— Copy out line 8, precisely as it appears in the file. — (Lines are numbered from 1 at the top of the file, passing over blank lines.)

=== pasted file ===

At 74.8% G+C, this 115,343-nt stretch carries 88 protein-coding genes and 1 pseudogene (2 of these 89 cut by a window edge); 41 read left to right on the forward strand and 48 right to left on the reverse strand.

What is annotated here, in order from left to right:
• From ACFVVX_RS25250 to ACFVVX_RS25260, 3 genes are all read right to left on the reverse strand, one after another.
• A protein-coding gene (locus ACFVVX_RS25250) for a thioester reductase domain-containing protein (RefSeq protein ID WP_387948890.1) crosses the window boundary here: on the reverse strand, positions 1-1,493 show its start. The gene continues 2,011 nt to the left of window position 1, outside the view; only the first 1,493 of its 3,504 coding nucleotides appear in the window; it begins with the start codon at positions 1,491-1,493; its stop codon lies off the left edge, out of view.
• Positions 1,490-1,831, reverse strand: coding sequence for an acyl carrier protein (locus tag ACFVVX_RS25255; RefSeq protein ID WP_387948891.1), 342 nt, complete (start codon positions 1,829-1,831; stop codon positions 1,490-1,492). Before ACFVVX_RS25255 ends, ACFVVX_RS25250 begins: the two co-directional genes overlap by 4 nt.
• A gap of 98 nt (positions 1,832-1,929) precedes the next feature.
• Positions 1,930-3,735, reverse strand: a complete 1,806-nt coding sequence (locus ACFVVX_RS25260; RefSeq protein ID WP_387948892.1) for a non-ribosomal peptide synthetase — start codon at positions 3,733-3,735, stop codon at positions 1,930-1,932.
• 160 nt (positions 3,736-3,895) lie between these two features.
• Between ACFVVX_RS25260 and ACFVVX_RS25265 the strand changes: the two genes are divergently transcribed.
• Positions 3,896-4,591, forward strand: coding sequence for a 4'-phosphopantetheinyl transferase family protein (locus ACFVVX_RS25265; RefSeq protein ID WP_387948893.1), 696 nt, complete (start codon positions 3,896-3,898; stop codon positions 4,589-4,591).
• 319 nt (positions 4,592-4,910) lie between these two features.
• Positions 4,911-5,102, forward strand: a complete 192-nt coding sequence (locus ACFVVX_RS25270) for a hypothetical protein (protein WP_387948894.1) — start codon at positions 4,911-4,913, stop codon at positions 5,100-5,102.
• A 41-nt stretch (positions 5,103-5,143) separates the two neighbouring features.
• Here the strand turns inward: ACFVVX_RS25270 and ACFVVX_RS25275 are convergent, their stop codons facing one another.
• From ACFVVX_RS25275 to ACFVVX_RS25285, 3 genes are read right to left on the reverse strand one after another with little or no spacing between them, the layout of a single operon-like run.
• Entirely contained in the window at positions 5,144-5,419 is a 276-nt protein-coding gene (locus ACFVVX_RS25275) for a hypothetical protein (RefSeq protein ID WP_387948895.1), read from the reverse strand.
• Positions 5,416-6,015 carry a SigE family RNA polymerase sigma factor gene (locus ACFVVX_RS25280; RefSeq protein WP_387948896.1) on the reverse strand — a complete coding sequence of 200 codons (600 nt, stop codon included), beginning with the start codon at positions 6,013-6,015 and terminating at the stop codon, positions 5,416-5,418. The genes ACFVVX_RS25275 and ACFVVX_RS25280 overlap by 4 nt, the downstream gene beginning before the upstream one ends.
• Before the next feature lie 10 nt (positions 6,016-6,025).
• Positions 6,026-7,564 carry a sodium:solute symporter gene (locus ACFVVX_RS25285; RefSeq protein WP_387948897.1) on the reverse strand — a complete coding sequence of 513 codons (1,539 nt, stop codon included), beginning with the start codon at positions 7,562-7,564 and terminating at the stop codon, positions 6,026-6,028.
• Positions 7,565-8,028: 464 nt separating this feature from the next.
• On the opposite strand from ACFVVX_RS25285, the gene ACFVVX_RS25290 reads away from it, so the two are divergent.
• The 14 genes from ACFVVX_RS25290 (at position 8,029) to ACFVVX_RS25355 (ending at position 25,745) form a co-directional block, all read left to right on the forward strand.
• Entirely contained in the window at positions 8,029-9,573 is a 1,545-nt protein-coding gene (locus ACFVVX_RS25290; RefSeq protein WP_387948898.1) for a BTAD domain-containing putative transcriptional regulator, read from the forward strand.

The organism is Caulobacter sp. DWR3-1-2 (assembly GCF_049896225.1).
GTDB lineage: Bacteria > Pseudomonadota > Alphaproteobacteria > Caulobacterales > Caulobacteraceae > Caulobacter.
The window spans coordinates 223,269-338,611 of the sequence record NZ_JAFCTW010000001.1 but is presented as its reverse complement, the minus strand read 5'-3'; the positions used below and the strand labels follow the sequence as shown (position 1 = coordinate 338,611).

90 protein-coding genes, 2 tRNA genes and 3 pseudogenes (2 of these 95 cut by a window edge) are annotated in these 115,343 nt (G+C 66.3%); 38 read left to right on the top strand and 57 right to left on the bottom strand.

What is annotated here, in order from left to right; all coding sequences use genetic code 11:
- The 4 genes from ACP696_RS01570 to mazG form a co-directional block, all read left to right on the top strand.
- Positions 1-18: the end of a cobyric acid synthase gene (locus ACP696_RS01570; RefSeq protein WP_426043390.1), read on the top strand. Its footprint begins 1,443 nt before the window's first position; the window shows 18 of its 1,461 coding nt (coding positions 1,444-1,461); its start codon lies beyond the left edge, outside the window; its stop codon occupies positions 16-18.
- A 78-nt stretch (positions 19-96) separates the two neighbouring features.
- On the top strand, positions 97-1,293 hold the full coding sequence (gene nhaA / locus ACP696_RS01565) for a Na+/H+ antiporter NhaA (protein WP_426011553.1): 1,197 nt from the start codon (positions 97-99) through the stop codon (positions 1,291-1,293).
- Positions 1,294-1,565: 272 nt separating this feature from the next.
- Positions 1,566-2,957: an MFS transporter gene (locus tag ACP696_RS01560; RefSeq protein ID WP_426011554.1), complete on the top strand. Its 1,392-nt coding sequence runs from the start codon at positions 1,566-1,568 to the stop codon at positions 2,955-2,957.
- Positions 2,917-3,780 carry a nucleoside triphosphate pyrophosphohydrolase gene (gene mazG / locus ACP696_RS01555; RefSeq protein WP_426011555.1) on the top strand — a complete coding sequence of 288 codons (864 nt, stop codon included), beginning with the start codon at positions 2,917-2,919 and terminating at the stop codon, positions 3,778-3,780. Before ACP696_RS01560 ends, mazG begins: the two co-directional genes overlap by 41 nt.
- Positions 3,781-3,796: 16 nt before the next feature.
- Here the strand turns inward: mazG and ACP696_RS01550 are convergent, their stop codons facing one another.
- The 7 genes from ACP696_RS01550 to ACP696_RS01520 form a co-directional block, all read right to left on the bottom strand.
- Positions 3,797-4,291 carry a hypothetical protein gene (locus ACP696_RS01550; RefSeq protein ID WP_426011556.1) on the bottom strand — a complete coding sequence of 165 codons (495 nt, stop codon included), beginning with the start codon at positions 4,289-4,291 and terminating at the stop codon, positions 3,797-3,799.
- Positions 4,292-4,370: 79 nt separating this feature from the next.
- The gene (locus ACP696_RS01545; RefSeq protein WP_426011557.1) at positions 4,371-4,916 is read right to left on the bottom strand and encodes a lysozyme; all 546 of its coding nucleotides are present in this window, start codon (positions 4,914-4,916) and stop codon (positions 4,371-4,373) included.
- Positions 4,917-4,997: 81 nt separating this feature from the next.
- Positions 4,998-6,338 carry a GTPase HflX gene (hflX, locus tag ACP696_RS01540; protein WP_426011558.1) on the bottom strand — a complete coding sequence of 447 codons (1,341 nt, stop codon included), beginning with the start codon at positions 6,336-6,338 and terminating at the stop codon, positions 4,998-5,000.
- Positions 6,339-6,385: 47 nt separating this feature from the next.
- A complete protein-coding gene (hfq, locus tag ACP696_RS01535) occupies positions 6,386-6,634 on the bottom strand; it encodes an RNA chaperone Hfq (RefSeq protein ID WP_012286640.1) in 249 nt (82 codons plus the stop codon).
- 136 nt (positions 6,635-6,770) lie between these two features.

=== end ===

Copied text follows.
• 160 nt (positions 3,736-3,895) lie between these two features.